Call For Sessions - Community Leadership Summit
Jono and the rest of the CLS crew is trying something new this year and asking for submissions for open spaces at the Community Leadership Summit. Got a topic you'd like to lead a discussion on? The deadline closes May 14th.
DevRel Israel Meetup
Based in Israel and looking for a regular DevRel meetup? Get involved with the brand-new Developer Relations Tech Evangelism Israel meetup.
Developer Relations Events
Here's an event, there's an event... where are you going next? Know of a community-related event that should be on here and isn't? Drop me a line!. Additionally, reach out if you're going to be at DevXCon in a few short weeks -- I'd love to meet you in person.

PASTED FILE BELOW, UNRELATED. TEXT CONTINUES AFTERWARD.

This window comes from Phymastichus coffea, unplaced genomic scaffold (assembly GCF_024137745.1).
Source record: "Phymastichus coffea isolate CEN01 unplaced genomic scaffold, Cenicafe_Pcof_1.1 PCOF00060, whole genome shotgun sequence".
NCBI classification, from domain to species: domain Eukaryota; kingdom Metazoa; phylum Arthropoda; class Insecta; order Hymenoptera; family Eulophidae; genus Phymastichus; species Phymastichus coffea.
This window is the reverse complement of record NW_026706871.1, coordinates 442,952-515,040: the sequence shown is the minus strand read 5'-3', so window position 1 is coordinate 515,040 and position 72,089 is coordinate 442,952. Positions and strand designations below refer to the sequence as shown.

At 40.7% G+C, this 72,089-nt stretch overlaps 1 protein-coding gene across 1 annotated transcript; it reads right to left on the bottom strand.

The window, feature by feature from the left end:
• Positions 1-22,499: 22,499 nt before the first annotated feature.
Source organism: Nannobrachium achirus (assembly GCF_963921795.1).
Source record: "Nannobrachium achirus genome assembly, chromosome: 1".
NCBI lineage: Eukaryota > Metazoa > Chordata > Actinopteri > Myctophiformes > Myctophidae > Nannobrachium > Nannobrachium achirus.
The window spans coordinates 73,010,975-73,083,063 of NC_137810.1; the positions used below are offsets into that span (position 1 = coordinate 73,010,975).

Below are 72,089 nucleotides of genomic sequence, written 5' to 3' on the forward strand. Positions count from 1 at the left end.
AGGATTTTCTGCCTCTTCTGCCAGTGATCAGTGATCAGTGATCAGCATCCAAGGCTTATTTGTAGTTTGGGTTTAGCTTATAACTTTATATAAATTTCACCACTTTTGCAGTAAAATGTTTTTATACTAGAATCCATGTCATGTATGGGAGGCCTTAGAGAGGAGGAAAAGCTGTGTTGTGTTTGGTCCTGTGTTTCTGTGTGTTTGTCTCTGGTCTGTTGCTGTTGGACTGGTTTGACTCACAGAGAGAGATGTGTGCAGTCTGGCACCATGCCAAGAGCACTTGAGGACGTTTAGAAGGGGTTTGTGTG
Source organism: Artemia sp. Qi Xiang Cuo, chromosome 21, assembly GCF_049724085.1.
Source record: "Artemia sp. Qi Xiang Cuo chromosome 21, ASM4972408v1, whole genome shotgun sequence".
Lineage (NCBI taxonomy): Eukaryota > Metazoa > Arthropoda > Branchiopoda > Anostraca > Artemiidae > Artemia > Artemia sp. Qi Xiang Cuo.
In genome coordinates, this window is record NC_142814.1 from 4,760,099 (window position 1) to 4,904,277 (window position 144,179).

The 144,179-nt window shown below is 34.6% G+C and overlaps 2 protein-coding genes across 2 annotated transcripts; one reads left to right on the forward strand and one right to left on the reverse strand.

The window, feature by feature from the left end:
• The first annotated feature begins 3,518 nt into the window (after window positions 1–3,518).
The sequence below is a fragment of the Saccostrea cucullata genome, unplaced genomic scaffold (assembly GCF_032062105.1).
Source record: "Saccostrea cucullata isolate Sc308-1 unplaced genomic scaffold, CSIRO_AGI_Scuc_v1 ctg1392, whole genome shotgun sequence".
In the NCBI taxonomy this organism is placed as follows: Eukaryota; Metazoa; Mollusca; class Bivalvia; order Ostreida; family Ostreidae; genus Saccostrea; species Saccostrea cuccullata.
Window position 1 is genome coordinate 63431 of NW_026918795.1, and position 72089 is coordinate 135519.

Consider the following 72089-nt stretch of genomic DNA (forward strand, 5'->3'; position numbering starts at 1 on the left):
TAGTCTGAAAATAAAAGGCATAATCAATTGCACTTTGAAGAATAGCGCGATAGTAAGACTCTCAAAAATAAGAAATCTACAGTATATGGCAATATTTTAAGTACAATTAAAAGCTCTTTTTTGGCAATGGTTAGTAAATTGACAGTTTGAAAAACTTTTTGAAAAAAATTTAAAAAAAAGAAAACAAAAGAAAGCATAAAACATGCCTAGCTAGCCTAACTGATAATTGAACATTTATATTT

Developer Relations Jobs
Thanks to all of you who have let me know that this list is useful for you -- it means a lot to me that it's beneficial to your job search! As always, if you see a job that's no longer available or hear of one that doesn't appear to be listed, feel free to reach out. Happy job hunting!
Developer Avocados 🥑
Relationships are Kind of Like Avocados
I took a chance this week and googled "relationship with avocado" when putting together the newsletter. I had no idea what I would find, but I definitely didn't expect this gem:
The best ones are a dime a dozen, but when you have a good one you sure do appreciate it.
We who do Developer Relations know this best of all: that 10th person that you meet after a particularly long day of conferencing just might wind up being the connection that changes the entire trajectory of your company. Now to cultivate that relationship and communicate the story back to your stakeholders. Let's do this! 🥑